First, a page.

Psychology is the study of human mental functions, behavior and processes.
When faced with a tempting choice, it can be hard to stop and think through the potential consequences, but new research suggests that framing the choice as a sequence of events can help us exercise patience by prompting us to imagine the future.
About 50% of all cancer survivors and 70% of young breast cancer survivors report moderate to high fear of recurrence.
New findings suggest eating late at night could be more dangerous than you think. Compared to eating earlier in the day, prolonged delayed eating can increase weight, insulin and cholesterol levels, and negatively affect fat metabolism, and hormonal markers implicated in heart disease, diabetes and other health problems, according to results from researchers at the Perelman School of Medicine at the University of Pennsylvania.
Preliminary data from a new study suggests that NBA players had worse personal statistics in games that followed a late-night tweet between 11 p.m. and 7 a.m. Players scored on average about 1 point less in games following late-night tweets, and their shooting accuracy dropped 1.7 percentage points compared with their performance in games that did not follow late-night tweeting.
Long wait times have been a persistent issue for families waiting to see an autism specialist, with waits often exceeding a year.
A University of California, Berkeley, study of mice reveals, for the first time, how puberty hormones might impede some aspects of flexible youthful learning.
For most people, trips to the doctor can be quite scary. For adolescents and young adults with autism, taking control of health care decisions is not only frightening, it also can be a barrier to independence.
Scientists and clinicians from Swansea and Milan have found that some people who use the internet a lot experience significant physiological changes such as increased heart rate and blood pressure when they finish using the internet.
Vasomotor symptoms (VMS), such as hot flashes and night sweats, cause serious discomfort in many women at menopause.
A new Finnish research reveals how brain's opioids modulate responses towards other people's pain.
New research published in Scientific Reports shows that a heartbeat-like vibration delivered onto the inside of the wrist can make the wearer feel significantly less stressed.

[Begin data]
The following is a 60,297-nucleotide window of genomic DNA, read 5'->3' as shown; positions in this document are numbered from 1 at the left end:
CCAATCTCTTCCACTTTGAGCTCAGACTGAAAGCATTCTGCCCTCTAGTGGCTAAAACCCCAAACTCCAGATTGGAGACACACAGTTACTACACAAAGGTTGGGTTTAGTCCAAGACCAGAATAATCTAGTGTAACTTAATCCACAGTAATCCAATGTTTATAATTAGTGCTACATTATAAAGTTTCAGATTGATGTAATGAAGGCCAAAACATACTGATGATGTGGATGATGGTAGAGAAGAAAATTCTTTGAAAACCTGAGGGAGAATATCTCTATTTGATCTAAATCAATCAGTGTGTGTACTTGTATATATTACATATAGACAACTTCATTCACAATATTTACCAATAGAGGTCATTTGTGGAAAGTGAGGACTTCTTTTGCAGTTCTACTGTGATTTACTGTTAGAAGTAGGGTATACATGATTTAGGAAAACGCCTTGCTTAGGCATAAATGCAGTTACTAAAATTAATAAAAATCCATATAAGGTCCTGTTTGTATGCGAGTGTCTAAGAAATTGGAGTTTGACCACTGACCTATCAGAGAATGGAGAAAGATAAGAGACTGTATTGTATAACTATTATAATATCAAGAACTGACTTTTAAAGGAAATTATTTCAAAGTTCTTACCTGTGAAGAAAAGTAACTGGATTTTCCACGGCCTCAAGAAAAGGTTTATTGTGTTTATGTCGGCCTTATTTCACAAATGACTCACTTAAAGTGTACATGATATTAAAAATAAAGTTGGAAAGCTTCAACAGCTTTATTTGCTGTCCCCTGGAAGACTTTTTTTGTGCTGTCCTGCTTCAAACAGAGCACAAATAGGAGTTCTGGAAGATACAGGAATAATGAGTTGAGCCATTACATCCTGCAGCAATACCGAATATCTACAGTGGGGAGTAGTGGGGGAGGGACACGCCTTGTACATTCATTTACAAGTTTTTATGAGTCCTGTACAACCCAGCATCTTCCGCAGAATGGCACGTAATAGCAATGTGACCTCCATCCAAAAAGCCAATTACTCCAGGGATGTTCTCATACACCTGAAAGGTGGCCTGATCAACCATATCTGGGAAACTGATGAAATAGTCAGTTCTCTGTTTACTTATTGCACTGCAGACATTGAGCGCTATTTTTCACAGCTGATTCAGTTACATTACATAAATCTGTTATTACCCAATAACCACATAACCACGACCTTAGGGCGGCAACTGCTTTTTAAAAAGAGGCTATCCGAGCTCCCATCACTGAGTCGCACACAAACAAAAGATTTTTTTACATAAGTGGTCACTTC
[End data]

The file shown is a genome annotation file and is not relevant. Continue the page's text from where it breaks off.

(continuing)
The feeling of constantly being on edge, always having to take care of everything, not being able to find a balance: If an expectant mother is strongly stressed over a longer period of time, the risk of the unborn child developing a mental or physical illness later in life - such as attention deficit hyperactivity disorder (ADHD) or cardiovascular disease - increases.
The visual cortex, the human brain's vision-processing center that was previously thought to mature and stabilize in the first few years of life, actually continues to develop until sometime in the late 30s or early 40s, a McMaster neuroscientist and her colleagues have found.
Failing an exam at school, getting rejected for a job or being screamed at by your teacher or superior are only a few examples of situations that may cause despair, disappointment or a sense of failure.
Body- and sex related problems constitute a distinct group of psychological ailments that is most common in middle aged women, according to scientific research. The project was financed by the Academy of Finland.
Climate change may keep you awake -- and not just metaphorically. Nights that are warmer than normal can harm human sleep, researchers show in a new paper, with the poor and elderly most affected.
A growing body of research suggests that bouldering, a form of rock climbing, can help build muscle and endurance while reducing stress -- and a new study co-led by a University of Arizona doctoral student of psychology suggests that the activity also may be used to effectively treat symptoms of depression.
What happens in the brain when we see other people experiencing a trauma or being subjected to pain? Well, the same regions that are involved when we feel pain ourselves are also activated when we observe other people who appear to be going through some painful experience.
Transcranial direct-current stimulation --a non-invasive technique for applying electric current to areas of the brain--may be growing in popularity, but new research suggests that it probably does not add any meaningful benefit to cognitive training.
When a close friend shares bad news, our instinct is to help. But putting ourselves in a friend's shoes, imagining how we would feel if we were the one suffering, may have detrimental effects on our own health, according to a new study led by the University of Pennsylvania's Anneke E. K. Buffone.